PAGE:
Lastly, while the state attorney general position is not a separate branch of government, the office plays an important role in the development, passing, and enforcement of state privacy laws. For example, Colorado Attorney General Philip Weiser and Connecticut Attorney General William Tong both played important roles in passing their states’ respective privacy laws.
Age-Appropriate Design Codes. Lawmakers are also looking beyond general consumer privacy legislation. Legislative proposals have targeted specific categories of data, like biometric and geolocation data, and specific technologies, such as the use of facial recognition technology or automated-decision making tools, for potential regulation. Although these efforts are tailored to address potential harms to individuals and vulnerable populations, the broadness of the bill’s language would extend beyond the listed purposes and potentially cause a wide range of harm to users and the digital ecosystem. There already are mounting compliance costs for organizations due to the patchwork of state privacy legislation and the importance of a federal privacy law is more evident with each new proposal.
But one specific issue area continues to be a focus of federal and state lawmakers – children’s online privacy.
At the federal level, lawmakers have introduced two bills that would drastically alter how children and adults access the Internet and other digital services. The Kids Online Safety Act (“KOSA”) and the Children and Teens’ Online Privacy Protection Act (“CTOPPA” or “COPPA 2.0”) each attempt to address the privacy, safety, and well-being of children online. Numerous groups have spoken against KOSA, explaining how the bill’s effect would make children less safe online and potentially create further harm for vulnerable groups. More than 90 human rights and LBTQ organizations outlined these concerns in an opposition letter to KOSA. CTOPPA as well seeks to change the privacy rules for children’s data by revising the requirements under Children’s Online Privacy Protection Rule (COPPA). The modifications include revising COPPA’s actual knowledge standard to a constructive one and extending COPPA’s consent requirement to users younger than 16.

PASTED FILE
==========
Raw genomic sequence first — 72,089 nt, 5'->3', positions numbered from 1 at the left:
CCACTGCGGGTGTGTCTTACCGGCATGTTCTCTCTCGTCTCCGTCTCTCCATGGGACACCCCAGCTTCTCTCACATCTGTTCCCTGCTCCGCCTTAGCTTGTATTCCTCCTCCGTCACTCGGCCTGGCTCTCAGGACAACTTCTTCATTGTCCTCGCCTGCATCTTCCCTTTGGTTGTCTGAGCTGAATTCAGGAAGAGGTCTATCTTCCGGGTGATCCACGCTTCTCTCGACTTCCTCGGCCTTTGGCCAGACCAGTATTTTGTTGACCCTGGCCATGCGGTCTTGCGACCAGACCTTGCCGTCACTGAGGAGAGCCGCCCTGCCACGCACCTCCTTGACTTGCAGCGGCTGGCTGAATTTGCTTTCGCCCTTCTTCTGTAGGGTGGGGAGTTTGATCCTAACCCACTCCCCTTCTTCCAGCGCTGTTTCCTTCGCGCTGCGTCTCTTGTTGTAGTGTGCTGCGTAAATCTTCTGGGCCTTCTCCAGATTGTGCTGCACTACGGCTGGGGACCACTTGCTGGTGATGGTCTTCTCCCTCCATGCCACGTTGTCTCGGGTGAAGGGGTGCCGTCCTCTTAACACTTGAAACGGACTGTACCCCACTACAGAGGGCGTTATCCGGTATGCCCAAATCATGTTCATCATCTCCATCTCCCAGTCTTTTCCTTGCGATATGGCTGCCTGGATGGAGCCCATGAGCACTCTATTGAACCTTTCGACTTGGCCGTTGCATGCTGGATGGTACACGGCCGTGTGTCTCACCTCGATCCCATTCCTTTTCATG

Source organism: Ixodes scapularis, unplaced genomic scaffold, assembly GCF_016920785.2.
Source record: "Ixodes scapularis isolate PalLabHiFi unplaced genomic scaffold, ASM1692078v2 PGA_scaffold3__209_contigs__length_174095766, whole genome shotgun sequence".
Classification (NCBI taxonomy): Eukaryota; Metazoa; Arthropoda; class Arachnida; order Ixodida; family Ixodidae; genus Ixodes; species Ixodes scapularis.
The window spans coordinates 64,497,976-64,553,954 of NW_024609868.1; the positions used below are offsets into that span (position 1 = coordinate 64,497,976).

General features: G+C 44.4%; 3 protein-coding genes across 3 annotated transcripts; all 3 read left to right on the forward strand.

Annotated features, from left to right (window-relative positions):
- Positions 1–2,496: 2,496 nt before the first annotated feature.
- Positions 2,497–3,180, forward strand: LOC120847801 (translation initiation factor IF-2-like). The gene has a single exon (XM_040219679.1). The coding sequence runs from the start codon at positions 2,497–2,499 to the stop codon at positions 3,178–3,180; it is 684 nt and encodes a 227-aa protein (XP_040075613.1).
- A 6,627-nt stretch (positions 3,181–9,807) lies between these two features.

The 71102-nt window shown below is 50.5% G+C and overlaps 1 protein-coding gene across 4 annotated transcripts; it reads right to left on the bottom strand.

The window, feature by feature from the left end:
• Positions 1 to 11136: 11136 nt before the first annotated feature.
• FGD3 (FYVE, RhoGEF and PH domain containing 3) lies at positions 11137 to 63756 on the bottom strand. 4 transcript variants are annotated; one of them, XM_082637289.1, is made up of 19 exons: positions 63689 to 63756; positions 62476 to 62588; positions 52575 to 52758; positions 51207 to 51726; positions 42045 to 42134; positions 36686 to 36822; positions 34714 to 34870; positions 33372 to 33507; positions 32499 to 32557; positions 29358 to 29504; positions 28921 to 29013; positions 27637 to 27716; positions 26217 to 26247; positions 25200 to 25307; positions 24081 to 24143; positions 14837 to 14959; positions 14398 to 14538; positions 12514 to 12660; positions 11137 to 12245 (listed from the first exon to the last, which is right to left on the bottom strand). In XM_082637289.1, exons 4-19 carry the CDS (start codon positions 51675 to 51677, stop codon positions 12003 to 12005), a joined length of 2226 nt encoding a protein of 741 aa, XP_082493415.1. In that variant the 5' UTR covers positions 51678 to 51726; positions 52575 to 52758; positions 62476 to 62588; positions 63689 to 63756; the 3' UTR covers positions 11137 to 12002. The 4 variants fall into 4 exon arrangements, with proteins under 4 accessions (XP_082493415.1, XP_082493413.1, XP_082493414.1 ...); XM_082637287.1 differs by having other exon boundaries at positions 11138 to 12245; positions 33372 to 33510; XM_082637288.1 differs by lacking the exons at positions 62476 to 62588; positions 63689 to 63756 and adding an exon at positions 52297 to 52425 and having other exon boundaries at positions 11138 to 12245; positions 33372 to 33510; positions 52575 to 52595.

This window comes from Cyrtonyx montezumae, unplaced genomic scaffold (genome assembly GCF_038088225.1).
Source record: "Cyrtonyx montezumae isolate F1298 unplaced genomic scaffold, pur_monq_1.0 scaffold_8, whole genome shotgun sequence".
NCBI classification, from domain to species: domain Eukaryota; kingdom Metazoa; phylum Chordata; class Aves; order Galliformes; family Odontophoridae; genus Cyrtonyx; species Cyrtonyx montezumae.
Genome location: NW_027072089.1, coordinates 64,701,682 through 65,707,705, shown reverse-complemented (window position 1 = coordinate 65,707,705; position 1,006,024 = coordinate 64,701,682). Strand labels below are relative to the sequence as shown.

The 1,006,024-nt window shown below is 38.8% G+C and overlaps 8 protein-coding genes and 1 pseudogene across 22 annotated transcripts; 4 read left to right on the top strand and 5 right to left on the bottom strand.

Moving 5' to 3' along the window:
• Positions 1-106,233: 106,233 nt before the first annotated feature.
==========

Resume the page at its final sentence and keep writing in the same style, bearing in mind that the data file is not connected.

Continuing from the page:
At the state level, California led the way with the passing of its Age-Appropriate Design Code Act (“AADC”). The act is roughly modeled after the United Kingdom’s code of practice and regulates online services likely to be accessed by California users under 18 years of age, in addition to other significant regulatory requirements. The AADC also established a data protection working group tasked with developing best practices for implementation.
Other states have followed suit with New Jersey’s AB 4919 and New York’s S 9563 both regulating and possibly severely restricting how children and other users interact with online services. These age-appropriate design codes are designed to help and protect children online but it is a difficult challenge to address without raising serious concerns. For example, these codes often contain age-estimation requirements that would put companies in a difficult position for compliance, as organizations would be forced to collect more information about their users to verify their age – conflicting with the data minimization principle.
These patchwork of state and federal privacy bills will continue to mount, fatiguing consumers with more provisions to follow and burdening businesses with broad requirements. Congress has a great opportunity in 2023 to alleviate these burdens and pass meaningful federal privacy legislation to protect individuals and promote innovation.